Time Warner Cable and Verizon have the boldest plans for their iPad apps, with both companies saying that they would like to deliver live TV channels to subscribers both inside and outside of the home. (See Verizon Goes iPad Crazy and TWC Preaches Openness With iPad Tilt .)
Cablevision is more conservative in its initial approach, saying it will only allow subscribers to watch live TV channels inside the home, in addition to using the iPad as a hi-tech remote control. (See Cablevision to Deliver Live TV & VoD to iPad.)
And while Comcast was the first MSO to tout the capabilities of the iPad for navigating TV, with CEO Brian Roberts demonstrating an Xfinity Remote app at The Cable Show in May, the nation’s largest cable operator hasn’t said whether it plans to offer other types of apps, including the delivery of linear TV channels, to the popular Apple Inc. (Nasdaq: AAPL) gadget. (See To Xfinity... & Beyond!)
Engineers at Verizon and Time Warner say they have the capability to deliver live programming to subscribers on the iPad and other mobile devices, but the companies don't yet have rights deals with all programmers that would allow them to actually do it. However, recent retrans deals indicate that everyone's thinking along those lines. (See The New Deal .)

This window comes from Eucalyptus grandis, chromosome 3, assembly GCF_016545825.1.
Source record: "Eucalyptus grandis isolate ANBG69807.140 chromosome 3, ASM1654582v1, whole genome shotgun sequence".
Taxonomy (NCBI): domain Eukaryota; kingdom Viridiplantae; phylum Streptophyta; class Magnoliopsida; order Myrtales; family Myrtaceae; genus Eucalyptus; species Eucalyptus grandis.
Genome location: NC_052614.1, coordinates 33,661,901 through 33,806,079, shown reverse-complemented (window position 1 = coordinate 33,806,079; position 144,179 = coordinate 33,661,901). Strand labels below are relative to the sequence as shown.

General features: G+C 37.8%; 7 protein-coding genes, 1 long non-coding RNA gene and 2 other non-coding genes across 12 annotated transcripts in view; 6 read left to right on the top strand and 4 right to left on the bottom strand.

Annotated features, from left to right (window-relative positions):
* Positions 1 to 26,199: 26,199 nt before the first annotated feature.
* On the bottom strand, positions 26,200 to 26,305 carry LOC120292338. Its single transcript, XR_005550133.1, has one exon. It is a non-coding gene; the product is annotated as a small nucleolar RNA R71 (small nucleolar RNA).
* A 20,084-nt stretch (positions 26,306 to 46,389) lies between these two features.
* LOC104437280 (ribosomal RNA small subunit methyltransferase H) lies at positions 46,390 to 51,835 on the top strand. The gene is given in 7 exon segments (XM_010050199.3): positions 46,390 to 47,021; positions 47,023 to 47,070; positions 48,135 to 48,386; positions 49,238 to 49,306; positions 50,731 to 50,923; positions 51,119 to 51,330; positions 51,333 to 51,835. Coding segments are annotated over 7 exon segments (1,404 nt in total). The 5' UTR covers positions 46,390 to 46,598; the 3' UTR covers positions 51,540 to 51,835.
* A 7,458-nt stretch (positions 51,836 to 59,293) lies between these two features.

TWC wants to deliver live video to subscribers inside and outside of the home, but it will move forward with the rollout of its iPad app regardless of whether it has deals in place, spokesman Alex Dudley said. "If we get one [app] that works as a DVR manager and remote control, we may launch with that and update it with live streaming."
Although Cablevision has built an extensive WiFi network that could allow it to deliver streaming video to mobile devices, the company has emphasized that it won’t offer services to subscribers outside of the home with its iPad app -- initially at least.
Cablevision hasn’t revealed a launch date for its iPad app, but the company did launch an app for the iPad, iPhone, and Android devices that allows subscribes to access their DVRs remotely. The app allows digital TV customers to view a program guide, set recordings, and delete content stored on their DVRs. (See Cablevision DVR App Speaks Apple, Android .)
Apps that allow subscribers to control their DVRs remotely aren’t new. DirecTV Group Inc. (NYSE: DTV) began distributing a free remote DVR app in the iTunes store in March 2009. It allows owners of the iPhone and iPad to control their DVRs.